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In addition, the project manager should communicate data and results to the appropriate audiences. Frequently, the importance of communicating the results is underestimated. Because information is often provided to individuals with various levels of technical expertise, it should be comprehensible at multiple levels of understanding. Complex scientific data are not often easily understood by those without a technical background, and ineffective data communication often leads to skepticism about the conclusions. Therefore, it is important that the project manager consider the audience and present results in multiple formats. To those less familiar with the technical presentation of data, information can be presented in easily understood visual formats [e.g., geographic information system (GIS)]. This approach maximizes the effective dissemination of information to the greatest number of individuals, thus increasing the probability that the conclusions will be understood and believed.

Example: At this point, three years of fish tissue data have been collected, analyzed, and validated. The decision criterion for this monitoring objective was to reduce the PCB 8-8 Chapter 8: Remedial Action and Long-Term Monitoring concentrations in fish tissue to 0.8 ppm within five years. The data show that after the third year, fish tissue concentrations have decreased significantly but the averages are still above 0.8 ppm; however, the higher levels are restricted to a relatively small area and most fish are below 0.8 ppm. The results are summarized and presented to the stakeholders. Due to the declining trend, the decision is made that the monitoring objective is expected to be met within five years and the fourth year monitoring effort can be skipped.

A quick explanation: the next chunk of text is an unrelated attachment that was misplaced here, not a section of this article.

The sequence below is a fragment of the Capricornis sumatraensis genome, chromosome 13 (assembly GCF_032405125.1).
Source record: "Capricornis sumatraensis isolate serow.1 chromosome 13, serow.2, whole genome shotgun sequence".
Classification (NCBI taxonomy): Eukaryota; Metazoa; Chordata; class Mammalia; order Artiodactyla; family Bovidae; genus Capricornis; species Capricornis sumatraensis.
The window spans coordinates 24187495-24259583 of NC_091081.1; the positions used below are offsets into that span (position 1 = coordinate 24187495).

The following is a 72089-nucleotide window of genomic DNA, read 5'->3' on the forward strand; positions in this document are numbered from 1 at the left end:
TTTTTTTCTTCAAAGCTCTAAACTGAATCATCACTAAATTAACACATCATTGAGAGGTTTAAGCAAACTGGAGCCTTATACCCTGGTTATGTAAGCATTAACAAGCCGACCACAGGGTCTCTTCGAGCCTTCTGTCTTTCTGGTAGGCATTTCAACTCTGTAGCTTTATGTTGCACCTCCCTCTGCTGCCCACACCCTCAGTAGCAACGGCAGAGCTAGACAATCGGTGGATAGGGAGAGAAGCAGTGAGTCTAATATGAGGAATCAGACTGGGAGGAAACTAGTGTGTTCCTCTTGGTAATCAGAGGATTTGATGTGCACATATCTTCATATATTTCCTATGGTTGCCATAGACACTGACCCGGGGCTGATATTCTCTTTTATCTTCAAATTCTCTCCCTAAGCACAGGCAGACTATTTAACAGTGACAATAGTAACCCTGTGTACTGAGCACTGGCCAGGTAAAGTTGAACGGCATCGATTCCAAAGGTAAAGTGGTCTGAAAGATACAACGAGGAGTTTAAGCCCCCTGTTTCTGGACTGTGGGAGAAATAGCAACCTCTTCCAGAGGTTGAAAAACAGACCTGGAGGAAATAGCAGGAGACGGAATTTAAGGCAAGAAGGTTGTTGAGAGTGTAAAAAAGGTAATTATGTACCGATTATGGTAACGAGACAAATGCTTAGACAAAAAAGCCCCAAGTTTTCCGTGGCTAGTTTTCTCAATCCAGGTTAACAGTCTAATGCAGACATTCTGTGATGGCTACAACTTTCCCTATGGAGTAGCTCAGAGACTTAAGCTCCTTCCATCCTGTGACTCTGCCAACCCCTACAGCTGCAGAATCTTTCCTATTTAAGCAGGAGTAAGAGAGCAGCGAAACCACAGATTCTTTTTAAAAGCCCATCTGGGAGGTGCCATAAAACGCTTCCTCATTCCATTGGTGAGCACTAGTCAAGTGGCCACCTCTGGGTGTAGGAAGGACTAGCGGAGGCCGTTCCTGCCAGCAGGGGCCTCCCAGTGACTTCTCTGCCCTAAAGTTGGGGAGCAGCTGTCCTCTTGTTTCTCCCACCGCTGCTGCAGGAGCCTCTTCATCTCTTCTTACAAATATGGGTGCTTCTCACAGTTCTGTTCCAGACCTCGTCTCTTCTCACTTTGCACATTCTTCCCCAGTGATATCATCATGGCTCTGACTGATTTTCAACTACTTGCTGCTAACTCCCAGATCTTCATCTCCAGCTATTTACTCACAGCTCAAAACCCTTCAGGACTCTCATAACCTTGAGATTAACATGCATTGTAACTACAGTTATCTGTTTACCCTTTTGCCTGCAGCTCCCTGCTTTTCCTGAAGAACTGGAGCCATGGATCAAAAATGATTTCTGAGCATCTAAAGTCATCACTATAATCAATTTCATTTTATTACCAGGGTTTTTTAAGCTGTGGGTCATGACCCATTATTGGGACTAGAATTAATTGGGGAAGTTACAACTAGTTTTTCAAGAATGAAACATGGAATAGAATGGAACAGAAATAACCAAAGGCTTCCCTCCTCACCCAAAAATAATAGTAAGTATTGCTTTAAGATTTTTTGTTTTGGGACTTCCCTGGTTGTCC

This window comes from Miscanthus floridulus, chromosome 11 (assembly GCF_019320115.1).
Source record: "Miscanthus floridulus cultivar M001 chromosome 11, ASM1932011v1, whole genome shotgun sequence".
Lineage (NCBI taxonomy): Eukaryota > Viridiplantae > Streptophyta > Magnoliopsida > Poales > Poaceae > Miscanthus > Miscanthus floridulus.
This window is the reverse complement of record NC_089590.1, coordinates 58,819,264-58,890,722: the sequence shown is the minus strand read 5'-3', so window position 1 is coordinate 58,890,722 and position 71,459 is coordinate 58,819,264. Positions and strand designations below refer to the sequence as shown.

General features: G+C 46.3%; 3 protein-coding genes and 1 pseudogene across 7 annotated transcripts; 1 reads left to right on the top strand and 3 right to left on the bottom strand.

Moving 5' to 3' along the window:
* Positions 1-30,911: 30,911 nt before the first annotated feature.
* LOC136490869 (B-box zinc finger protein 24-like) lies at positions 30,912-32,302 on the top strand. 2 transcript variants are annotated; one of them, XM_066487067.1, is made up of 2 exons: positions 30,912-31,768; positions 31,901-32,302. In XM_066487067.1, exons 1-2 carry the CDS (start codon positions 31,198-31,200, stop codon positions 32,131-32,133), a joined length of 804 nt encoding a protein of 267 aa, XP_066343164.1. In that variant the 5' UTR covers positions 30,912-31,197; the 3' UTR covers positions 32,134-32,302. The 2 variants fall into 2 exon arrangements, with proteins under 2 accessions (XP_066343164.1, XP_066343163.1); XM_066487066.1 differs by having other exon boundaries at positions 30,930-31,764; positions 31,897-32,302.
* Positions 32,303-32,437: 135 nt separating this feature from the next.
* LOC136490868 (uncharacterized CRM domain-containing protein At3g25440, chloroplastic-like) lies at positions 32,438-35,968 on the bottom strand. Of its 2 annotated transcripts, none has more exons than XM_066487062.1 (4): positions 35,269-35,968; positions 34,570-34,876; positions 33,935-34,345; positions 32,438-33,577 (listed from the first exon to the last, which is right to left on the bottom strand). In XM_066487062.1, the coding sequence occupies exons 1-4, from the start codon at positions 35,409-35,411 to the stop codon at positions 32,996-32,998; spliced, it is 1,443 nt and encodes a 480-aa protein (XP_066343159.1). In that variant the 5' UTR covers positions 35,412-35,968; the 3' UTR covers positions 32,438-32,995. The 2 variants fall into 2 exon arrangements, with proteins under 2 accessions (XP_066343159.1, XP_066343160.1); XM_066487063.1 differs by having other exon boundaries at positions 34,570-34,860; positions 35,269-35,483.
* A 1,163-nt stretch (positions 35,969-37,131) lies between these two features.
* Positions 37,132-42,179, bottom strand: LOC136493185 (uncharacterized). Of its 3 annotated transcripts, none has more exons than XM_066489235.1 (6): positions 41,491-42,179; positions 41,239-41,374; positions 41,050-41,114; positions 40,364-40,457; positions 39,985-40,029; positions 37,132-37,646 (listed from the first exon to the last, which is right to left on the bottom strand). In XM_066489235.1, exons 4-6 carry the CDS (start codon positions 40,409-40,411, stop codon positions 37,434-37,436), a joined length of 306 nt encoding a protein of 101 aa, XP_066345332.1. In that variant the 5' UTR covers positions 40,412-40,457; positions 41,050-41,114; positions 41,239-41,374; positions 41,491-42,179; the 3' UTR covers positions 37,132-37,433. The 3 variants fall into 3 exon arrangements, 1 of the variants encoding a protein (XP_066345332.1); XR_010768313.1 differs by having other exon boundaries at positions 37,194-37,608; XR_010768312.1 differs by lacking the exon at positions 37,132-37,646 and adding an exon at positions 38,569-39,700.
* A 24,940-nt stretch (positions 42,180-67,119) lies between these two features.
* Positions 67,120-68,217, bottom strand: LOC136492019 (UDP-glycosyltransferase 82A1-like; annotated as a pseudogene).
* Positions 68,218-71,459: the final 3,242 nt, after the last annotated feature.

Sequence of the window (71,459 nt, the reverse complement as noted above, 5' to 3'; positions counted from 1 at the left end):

Step 6. Establish the Management Decision

The final step of a monitoring plan should be an extension of Step 5, to evaluate monitoring results and uncertainties and come to a decision regarding any changes in site activities or changes in the monitoring plans that may be appropriate at this time. Developing contingency plans in advance for actions that may need to be taken in response to monitoring results is recommended.

Example: Due to the declining trend, the decision is made that the monitoring objective is expected to be met within five years and the fourth year monitoring effort can be skipped.

An outline of the six steps and suggested subparts is shown in Highlight 8-2. It should be noted that the following outline essentially follows EPA’s DQO process, with modification for ease of application to a contaminated sediment site. Project managers should refer to the DQO process guidance (U.S. EPA 2000a) to supplement this outline when preparing a sediment site monitoring program.